In American film, certain themes are commonly used to propel a story forward: coming-of-age, self-discovery and revenge. In Walk on Water, from director Eytan Fox and starring Lior Ashkenazi, these themes are placed in a context that resonates deeply in Israel – the search for Nazi war criminals.

Walk on Water follows a fierce Mossad agent, Eyal (Ashkenazi), who is on assignment to track down an aging Nazi war criminal by posing as a tour guide. As the trip winds its way from Tel Aviv to Berlin, Eyal becomes friends with the grandchildren of the suspected Nazi and his outlook on the world begins to change. Both Fox and Ashkenazi grew up in Israel – although Fox was born in New York City – and both are familiar with the country’s hunt for war criminals. This is mainly carried out by the Mossad, an intelligence agency that functions similarly to America’s CIA.

“The Mossad in the ’60s caught Eichmann in Argentina. They’re doing all sorts of stuff I can’t talk about,” says Ashkenazi, who met with Mossad agents while researching his role.

“I wanted to see not how they behave when they’re coming back from their missions, but how they communicate with their children, their wives, their neighbors. That’s more interesting to see, not the heroic side, but the daily life,” adds Ashkenazi, who was in New York last week to promote the film’s American release.

Ashkenazi took the role to try and break a stereotype about Israeli men.

“In the movie they’re not talking about their feelings and so they’re kind of the macho guy, not enough crying and all very cool. I think most of us Israeli guys are not like that. We are trying to show another type of Israeli man,” he says.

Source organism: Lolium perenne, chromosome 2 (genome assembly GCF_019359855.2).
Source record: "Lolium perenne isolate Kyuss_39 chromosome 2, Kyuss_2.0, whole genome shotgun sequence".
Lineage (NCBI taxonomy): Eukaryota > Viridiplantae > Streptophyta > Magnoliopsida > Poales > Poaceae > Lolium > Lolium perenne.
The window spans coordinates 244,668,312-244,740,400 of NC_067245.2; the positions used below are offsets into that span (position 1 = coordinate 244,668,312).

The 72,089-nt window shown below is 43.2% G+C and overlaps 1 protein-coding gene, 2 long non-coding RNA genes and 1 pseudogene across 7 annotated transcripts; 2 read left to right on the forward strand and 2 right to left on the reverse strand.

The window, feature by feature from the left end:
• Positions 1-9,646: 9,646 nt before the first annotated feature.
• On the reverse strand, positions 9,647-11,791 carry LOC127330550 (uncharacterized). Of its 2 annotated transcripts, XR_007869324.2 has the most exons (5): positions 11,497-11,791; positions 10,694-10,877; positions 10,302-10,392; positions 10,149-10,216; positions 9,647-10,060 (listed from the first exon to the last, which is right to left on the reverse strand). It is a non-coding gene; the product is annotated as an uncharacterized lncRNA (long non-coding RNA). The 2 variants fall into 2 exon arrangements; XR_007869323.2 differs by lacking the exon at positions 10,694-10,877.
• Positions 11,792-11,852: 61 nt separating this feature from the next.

Fox had the actor in mind when he began writing the script and brought him on board early in the film’s making. Ashkenazi infused the script with lighter touches to temper the drama.

“Actually, in the first draft of the movie there was no humor, so I [talked] to Eytan and I insisted on the humor. I don’t believe in drama as drama,” Ashkenazi says. “I think there is supposed to be humor in anything, any serious thing. We had a lot of discussions about it and we found the middle. Most of the humor in the movie is my part.”

Ashkenazi and Fox became friends five years ago after a project they were supposed to work on together fell through.

“[Fox] was doing a series about young people in Tel Aviv, and I was supposed to go audition and I didn’t appear. He wanted to know why this young chutzpa [didn’t show up],” Ashkenazi says. “He called me and we were in dialogue by phone. Then we met and started to be good friends.”

Military service is compulsory in Israel and Ashkenazi saw his share of combat when he served during the first infada.

“There were no rules; anybody could do anything. It was anarchy over there,” he says.

After starring in Walk on Water, he found it easier to relate his combat experience to others.

“I started to go around to talk shows and did interviews for the newspaper talking about what happened there and telling people to talk about it,” Ashkenazi says.

He says the film’s title, Walk on Water, refers to Jesus’ biblical act.

“If you can walk on water, it’s a fantasy. If you can walk on water it means that you’re so pure, you’re so connected to yourself,” Ashkenazi says. “If you can actually walk on water … in your dreams, you’re a better person."